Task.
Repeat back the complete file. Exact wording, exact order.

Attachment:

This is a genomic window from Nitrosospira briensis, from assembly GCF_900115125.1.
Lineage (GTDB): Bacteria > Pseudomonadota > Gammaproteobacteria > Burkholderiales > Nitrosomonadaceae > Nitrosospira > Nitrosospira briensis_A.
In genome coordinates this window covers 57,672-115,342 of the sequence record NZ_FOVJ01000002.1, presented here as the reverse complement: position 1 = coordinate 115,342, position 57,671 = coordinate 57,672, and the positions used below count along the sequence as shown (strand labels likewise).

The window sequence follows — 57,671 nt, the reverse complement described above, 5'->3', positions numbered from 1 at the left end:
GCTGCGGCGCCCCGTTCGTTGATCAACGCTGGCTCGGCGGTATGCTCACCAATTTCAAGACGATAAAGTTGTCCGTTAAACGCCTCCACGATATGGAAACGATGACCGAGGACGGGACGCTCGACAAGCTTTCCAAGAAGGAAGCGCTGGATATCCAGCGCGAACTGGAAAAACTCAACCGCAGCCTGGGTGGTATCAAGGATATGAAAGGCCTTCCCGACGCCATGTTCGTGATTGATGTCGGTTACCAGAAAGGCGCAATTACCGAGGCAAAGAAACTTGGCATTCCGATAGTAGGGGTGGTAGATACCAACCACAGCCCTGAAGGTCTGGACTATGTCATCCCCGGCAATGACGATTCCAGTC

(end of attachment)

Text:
This is a genomic window from Nitrosospira briensis, from assembly GCF_900115125.1.
Lineage (GTDB): Bacteria > Pseudomonadota > Gammaproteobacteria > Burkholderiales > Nitrosomonadaceae > Nitrosospira > Nitrosospira briensis_A.
In genome coordinates this window covers 57,672-115,342 of the sequence record NZ_FOVJ01000002.1, presented here as the reverse complement: position 1 = coordinate 115,342, position 57,671 = coordinate 57,672, and the positions used below count along the sequence as shown (strand labels likewise).

The window sequence follows — 57,671 nt, the reverse complement described above, 5'->3', positions numbered from 1 at the left end:
GCTGCGGCGCCCCGTTCGTTGATCAACGCTGGCTCGGCGGTATGCTCACCAATTTCAAGACGATAAAGTTGTCCGTTAAACGCCTCCACGATATGGAAACGATGACCGAGGACGGGACGCTCGACAAGCTTTCCAAGAAGGAAGCGCTGGATATCCAGCGCGAACTGGAAAAACTCAACCGCAGCCTGGGTGGTATCAAGGATATGAAAGGCCTTCCCGACGCCATGTTCGTGATTGATGTCGGTTACCAGAAAGGCGCAATTACCGAGGCAAAGAAACTTGGCATTCCGATAGTAGGGGTGGTAGATACCAACCACAGCCCTGAAGGTCTGGACTATGTCATCCCCGGCAATGACGATTCCAGTC